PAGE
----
This year I’ve made a goal to read 50 books. To date, I’ve read 21. I read 17 of these books in January – March alone, followed by a serious slowing-down (probably due to some major life changes, mainly, me moving from Rome to Washington, DC). Picking four out of that 17 wasn’t easy. There were some seriously great reads in there. But I did my best, and here are the best books I read from January to March.
Describe it in one line? Goodbye, Vitamin by Rachel Khong is a hilarious and touching look at what happens when lives fall apart.
Who should read it? Anyone who has ever gone back to their hometown and felt weirdly 16-years-old again. People with complex relationships with their parents. Anyone with a weird and wacky sense of humor.
What is it about? When her cheating professor father is diagnosed with Alzheimers, Ruth returns home to help with her family. What was meant to be a short trip turns permanent. Though she protests for posterity, she doesn’t really mind, because her own life is falling apart too. We follow Ruth through her run-ins with high school acquaintances and never-ending days. While taking care of her father and herself, she must also cope with her mother’s unhappiness, and realizing what her mom really wanted and what she gave up to raise their family.
Why is it so good? It’s funny in a way that is hard to describe. I have a serious soft spot for books that manage to make me tear up with laughter while telling the story of life taking a serious swerve for the worse. Ruth is a great protagonist, a bit of an anti-heroine: awkward, unhappy but unwilling to change. Her growth happens but it’s minimal and feels really realistic.
A good quote? “My fear was a bratwurst: sobering.”
Describe it in one line? The Power of Onlyness is a call to action and a primer for people who feel too much “on the outside” to do the great things they know they are meant to.
Who should read it? Anyone who wants to make a difference in the world but isn’t sure how, who has a great idea, or who just needs inspiration and assurance that their differences are what make them powerful.
Why is it so good? Merchant lays out all the key steps clearly and articulately. Her language is simple and her suggestions are powerful. They don’t risk seeming trite or over-simplistic, and they require real work and effort. They are visionary but not out of reach. And she calls for everyone – from those in power to those with less to apply themselves to building a society that better values and honors everyone’s unique added value. At the same time, she recognizes systemic restrictions and difficulties that must be addressed on a broader scale, rather than placing the onus on the individual to act.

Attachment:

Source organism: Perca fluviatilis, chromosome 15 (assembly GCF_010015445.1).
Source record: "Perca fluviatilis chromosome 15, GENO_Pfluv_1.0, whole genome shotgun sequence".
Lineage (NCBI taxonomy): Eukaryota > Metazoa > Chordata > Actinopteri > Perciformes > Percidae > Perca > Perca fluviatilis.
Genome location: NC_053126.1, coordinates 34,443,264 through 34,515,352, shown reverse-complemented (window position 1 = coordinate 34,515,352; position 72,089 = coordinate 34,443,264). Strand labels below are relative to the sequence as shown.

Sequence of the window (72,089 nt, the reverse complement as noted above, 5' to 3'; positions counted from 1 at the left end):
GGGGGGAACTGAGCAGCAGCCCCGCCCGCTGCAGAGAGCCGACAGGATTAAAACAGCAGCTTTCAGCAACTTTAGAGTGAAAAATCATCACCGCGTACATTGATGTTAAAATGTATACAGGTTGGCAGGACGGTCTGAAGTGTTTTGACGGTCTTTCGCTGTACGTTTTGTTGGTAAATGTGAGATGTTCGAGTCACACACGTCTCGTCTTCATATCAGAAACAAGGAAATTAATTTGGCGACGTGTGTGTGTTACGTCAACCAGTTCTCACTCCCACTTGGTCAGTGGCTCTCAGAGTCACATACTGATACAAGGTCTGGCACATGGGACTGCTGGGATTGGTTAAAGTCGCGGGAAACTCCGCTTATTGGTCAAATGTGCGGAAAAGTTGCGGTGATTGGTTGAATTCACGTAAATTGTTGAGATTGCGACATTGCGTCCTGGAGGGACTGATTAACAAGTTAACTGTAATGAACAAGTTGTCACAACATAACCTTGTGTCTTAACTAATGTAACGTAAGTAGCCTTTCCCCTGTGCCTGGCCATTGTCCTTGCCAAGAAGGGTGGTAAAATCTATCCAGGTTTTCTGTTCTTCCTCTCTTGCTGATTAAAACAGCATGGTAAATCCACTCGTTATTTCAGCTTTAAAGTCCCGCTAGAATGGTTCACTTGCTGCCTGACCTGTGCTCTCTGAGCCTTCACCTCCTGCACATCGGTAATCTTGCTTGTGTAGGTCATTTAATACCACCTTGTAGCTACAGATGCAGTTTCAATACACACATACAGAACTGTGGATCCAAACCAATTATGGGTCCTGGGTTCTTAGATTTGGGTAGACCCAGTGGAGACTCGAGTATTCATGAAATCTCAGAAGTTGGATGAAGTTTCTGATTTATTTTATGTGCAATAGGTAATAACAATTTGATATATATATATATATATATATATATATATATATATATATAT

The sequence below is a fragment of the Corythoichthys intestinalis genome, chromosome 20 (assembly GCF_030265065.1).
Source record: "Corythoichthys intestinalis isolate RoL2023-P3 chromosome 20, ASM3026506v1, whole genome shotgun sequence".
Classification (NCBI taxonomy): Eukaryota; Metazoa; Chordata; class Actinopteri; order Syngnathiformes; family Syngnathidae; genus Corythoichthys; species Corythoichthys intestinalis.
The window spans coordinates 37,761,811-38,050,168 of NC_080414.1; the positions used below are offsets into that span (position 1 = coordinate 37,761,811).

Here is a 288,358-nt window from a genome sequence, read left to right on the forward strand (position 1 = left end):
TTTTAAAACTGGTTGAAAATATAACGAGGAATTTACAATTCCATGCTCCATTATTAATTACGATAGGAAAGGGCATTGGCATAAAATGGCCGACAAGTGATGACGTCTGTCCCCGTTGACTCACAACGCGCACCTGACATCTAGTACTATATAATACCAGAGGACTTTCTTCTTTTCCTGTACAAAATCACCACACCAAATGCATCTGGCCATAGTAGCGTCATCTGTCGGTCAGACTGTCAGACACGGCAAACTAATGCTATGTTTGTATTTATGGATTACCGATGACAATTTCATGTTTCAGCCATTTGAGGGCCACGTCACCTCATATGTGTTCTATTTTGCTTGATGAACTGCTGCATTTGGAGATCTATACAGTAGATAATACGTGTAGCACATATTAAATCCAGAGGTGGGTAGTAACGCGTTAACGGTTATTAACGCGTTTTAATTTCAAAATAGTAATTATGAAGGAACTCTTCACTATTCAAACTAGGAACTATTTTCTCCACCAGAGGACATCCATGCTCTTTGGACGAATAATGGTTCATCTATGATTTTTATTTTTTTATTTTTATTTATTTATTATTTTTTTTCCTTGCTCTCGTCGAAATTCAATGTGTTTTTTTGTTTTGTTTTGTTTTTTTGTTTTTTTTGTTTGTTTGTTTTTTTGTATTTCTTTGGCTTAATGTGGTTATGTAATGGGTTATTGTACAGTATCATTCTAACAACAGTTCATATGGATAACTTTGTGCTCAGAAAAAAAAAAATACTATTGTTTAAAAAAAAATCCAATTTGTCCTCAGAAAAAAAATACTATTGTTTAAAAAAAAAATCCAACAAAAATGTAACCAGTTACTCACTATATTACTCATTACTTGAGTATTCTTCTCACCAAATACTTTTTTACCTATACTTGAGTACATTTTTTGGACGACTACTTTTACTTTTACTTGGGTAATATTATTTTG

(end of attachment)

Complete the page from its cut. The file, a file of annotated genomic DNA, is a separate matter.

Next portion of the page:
A good quote? “Finding “your people” sometimes means having to walk away from places you don’t fit in rather than trying to squeeze yourself into a too-tight space with the aim to belong.”
Short story collection
Describe it in one line? Things We Lost in the Fire by Mariana Enríquez, is a series of short stories that describe women experiencing horror in an almost sociological sense: visions of poverty, sexism, violence, neglect.
Who should read it? Lovers of horror and the literary. People who see how structural problems in society underly our many ills. Feminists. Non-feminists secretly ready to be converted. People who are always peeking into dark corners hoping to find something weird there. Lovers of perfectly constructed short stories.
What is it about? The characters inhabit very real worlds while experiencing the impossible – haunted houses, ghostly specters, creature cults, and grim disappearances. These are stories of state-sanctioned violence, neglect, poverty, and privilege just as they are stories of the supernatural. The protagonists are realistic and flawed, almost all women, with strong relationships to other women, and lives dimmed by boring men.
Why should you read it? The writing (and translation) is stupendous. The characters and settings leave you constantly prickling, uncomfortable, like any good psychological horror moving. And Enriquez has a unique capacity to use horror to deconstruct some of the most difficult topics in the modern world, all through captivating and terrifying storytelling.
A good quote? “He was boring and I was stupid. I felt like asking one of the truckers to run me over and leave me gutted on the road, split open like the dogs I saw occasionally lying dead on the asphalt.”
Describe it in one line? Heart Berries by Terese Marie Mailhot is a raw look at a woman’s life, love, trauma, and imperfections, all written in some of the most uniquely lyrical prose I’ve ever read.
Who should read it? If I could prescribe this book for everyone’s required reading in life I would. But I can’t. So here’s my pitch: this isn’t an easy read but it flies by quickly because the language is extraordinary. If you love memoir or if you love beautiful language or if you just live in this crazy world you should probably pick this book up and read it.
What is it about? Heart Berries tackles family, especially motherhood. It addresses poverty and the experience of one woman as First Nation. It’s the story of what happens when the people meant to protect us don’t, and when we can’t protect people the way we would like to. It’s about trauma and love.
Why should you read it? Mailhot’s language is cutting, and at the same time deeply felt and lyrical. It flows with a conversational rhythm. Reading this book feels like entering straight into her mind, where she has a preternatural ability to dissect her thoughts, feelings, and reactions.
A good quote? “In white culture, forgiveness is synonymous with letting go. In my culture, I believe we carry pain until we can reconcile with it through ceremony. Pain is not framed like a problem with a solution. I don’t even know that white people see transcendence the way we do. I’m not sure that their dichotomies apply to me.”